Women On Film – “Revolutionary Road” – Susan Granger reviews

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Just how entertaining is the dissection of a bad marriage?

“Who’s Afraid of Virginia Woolf?” is a classic and “War of the Roses” was hilarious. But this is just depressing.

The Wheelers are a self-absorbed, middle-class couple who – in the mid-1950s – move to a lovely house in Connecticut on a tranquil cul-de-sac called Revolutionary Road. Frank (Leonardo DiCaprio) commutes to Manhattan as a low-level salesman for Knox Business Machines where, years ago, his father worked; he gulps martini lunches with the guys and occasionally dallies with a compliant secretary (Zoe Kazan). Meanwhile, April (Kate Winslet) struggles to fit into the boring, submissive, stereotypical housewife mold, caring for their two children (who are rarely seen).

Disillusionment soon sets in, as infidelities surface, along with bitter recriminations. Impulsively, April proposes chucking their mundane life and escaping to Paris, shocking their neighbors (David Harbour, Kathryn Hahn) and realtor (Kathy Bates) who often visits with her outspoken, mentally disturbed son (Michael Shannon). But Frank finds the promise of a promotion into the new field of computers too tantalizing to resist, particularly when April discovers she’s unexpectedly pregnant again.

Working from screenwriter Justin Haythe’s adaptation of Richard Yates’ novel about conformity and consumerism, British director Sam Mendes occasionally evokes the candid black humor that typified his similarly themed “American Beauty,” back in 1999, while other snippets are remarkably similar to AMC’s TV series “Mad Men.”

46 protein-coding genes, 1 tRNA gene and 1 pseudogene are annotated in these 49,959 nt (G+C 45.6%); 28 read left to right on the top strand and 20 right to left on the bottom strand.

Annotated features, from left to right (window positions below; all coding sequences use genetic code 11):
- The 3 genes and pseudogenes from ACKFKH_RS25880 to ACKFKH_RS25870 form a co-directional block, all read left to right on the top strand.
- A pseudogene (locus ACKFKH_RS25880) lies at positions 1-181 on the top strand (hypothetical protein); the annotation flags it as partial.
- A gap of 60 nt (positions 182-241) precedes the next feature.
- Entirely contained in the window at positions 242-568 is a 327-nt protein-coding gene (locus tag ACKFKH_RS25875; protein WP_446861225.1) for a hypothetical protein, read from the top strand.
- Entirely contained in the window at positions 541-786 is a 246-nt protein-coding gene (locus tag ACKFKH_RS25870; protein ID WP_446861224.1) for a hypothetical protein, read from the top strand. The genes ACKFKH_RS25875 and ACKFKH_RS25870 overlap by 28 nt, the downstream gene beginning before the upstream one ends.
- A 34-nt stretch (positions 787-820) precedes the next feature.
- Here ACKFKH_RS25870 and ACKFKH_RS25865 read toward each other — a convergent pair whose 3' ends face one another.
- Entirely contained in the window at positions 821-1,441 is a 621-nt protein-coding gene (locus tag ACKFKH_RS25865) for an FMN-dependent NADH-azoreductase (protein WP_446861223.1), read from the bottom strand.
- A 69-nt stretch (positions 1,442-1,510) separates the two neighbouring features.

But Mendes’s formidable ace-in-the-hole is his talented real-life wife, Kate Winslet, whose every glance, every gesture embody her desperation and frustration with the chunky man-child played by her “Titanic” co-star Leonardo DiCaprio.

On the Granger Movie Gauge of 1 to 10, “Revolutionary Road” is a hopelessly bleak, disturbingly detached 7, resembling all too many other downbeat suburban-angst melodramas.

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Susan Granger

Susan Granger is a product of Hollywood. Her natural father, S. Sylvan Simon, was a director and producer at R.K.O., M.G.M. and Columbia Pictures; her adoptive father, Armand Deutsch, produced movies at M.G.M. As a child, Susan appeared in movies with Abbott & Costello, Red Skelton, Lucille Ball, Margaret O'Brien and Lassie. She attended Mills College in California, studying journalism with Pierre Salinger, and graduated from the University of Pennsylvania, Phi Beta Kappa, with highest honors in journalism. During her adult life, Susan has been on radio and television as an anchorwoman and movie/drama critic. Her newspaper reviews have been syndicated around the world, and she has appeared on American Movie Classics cable television. In addition, her celebrity interviews and articles have been published in REDBOOK, PLAYBOY, FAMILY CIRCLE, COSMOPOLITAN, WORKING WOMAN and THE NEW YORK TIMES, as well as in PARIS MATCH, ELLE, HELLO, CARIBBEAN WORLD, ISLAND LIFE, MACO DESTINATIONS, NEWS LIMITED NEWSPAPERS (Australia), UK DAILY MAIL, UK SUNDAY MIRROR, DS (France), LA REPUBBLICA (Italy), BUNTE (Germany), VIP TRAVELLER (Krisworld) and many other international publications through SSG Syndicate. Susan also lectures on the "Magic and Mythology of Hollywood" and "Don't Take It Personally: Conquering Criticism and other Survival Skills," originally published on tape by Dove Audio.